Our next Artist You Need To Know is someone who just recently had a major retrospective of her work (long overdue, perhaps) generated by the Art Gallery of Windsor and which travelled to numerous places around Canada, as her work was always a critical and interesting view of the spaces where she lived. Brenda Francis Pelkey has been described as “artist-cartographer-photographer” who practices an “innovative kind of social geography, one in which the subject’s view is challenged to consider diverse options. The works invite viewers to imagine outcomes of events past, present, and future which may have happened, be happening, and could happen in those spaces.” (from the MacKenzie Art Gallery).
Her work straddles a documentary photography of people and places that is still infused with the social and personal, and that has a sense of places and people that some curators credit to her bringing a female gaze into often traditionally male sites and social discourses. In this respect, her work is not so much timeless as a social snapshot, a historical moment where her “works invite viewers to imagine outcomes of events past, present, and future which may have happened, be happening, and could happen in those spaces.” (also the MacKenzie,) Pelkey taught at the University of Saskatchewan in Saskatoon for decades, helping to shape both the School of Art there as well as influence many significant artists in various media. She was also very involved in The Photographers Gallery (now PAVED Arts) as well as BlackFlash Magazine, in that community.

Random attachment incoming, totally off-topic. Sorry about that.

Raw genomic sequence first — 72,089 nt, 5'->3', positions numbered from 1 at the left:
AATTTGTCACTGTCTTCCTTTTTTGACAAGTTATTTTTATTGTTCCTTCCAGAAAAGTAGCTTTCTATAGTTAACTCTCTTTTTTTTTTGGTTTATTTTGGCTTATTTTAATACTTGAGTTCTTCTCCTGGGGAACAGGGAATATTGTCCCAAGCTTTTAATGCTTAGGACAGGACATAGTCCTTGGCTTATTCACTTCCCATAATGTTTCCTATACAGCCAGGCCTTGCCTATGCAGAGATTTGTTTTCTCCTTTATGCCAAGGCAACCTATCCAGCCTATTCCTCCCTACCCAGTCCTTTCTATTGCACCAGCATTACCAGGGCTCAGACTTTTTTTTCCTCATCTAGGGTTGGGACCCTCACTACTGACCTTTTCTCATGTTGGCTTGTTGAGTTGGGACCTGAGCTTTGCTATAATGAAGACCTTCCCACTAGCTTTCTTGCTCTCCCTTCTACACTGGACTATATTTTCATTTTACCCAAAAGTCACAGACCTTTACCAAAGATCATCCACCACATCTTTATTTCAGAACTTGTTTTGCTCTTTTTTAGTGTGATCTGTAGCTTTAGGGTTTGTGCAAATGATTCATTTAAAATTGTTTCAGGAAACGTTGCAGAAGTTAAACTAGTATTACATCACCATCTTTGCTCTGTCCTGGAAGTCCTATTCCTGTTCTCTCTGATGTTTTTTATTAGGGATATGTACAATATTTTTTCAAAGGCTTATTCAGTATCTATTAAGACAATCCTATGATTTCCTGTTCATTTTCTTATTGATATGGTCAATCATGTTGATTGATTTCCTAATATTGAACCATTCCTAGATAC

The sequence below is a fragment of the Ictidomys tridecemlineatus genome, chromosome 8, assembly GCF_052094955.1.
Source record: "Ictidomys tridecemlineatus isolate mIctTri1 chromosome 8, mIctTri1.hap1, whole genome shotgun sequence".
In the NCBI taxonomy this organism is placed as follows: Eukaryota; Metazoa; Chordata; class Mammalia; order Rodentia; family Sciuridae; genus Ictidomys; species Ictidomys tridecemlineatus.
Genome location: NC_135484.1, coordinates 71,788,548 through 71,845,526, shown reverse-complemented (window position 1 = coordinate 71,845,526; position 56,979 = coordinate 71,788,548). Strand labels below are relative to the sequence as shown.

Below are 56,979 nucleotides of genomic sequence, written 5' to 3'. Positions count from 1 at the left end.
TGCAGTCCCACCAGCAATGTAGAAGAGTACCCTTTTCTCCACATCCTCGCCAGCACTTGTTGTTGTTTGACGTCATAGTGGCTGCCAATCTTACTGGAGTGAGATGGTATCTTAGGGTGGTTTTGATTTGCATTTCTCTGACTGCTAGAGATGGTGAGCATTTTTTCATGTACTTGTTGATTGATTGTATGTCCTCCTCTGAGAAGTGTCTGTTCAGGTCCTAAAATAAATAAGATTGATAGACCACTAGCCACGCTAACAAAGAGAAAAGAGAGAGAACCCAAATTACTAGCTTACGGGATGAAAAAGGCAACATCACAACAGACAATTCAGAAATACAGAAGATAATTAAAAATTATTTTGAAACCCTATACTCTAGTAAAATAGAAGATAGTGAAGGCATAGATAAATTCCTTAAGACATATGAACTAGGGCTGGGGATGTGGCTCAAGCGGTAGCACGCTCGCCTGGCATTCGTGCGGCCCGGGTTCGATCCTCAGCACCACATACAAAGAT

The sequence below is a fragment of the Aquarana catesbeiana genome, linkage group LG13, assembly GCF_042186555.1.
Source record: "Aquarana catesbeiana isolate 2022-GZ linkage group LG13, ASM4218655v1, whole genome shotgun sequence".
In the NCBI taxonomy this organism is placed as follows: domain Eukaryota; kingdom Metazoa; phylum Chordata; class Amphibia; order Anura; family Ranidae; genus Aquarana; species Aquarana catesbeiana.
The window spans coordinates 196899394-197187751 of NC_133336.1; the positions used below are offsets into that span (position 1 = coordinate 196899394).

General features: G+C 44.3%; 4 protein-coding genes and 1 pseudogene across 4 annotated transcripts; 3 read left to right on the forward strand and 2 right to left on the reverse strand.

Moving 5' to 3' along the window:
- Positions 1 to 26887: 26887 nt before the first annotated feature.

As well as teaching at the University of Saskatchewan, Pelkey was also the Director of the School of Visual Arts at the University of Windsor (2003-2012), and this is reflected in her later works, as her locale – whether the people or the geography – is always a factor in her art. Several of her notable bodies of work include The Foundry Project, the great effect of the imagination on the world (1988-89), dreams of life and death (1994), Oblivion (1999), Haunts (2001), Spaces of Transformation (2004) and Threshold (2005).
Her retrospective toured across Canada (several of the images included here are from the iteration of that show at the Kenderdine/College Art Galleries) including the Art Gallery of Peterborough.
Institutions that have her work in their collections include the Remai Modern, Winnipeg Art Gallery, Dunlop Art Gallery, Confederation Centre of the Arts, and National Gallery of Canada.
There is an excellent PDF that accompanies Brenda Francis Pelkey: A Retrospective available here.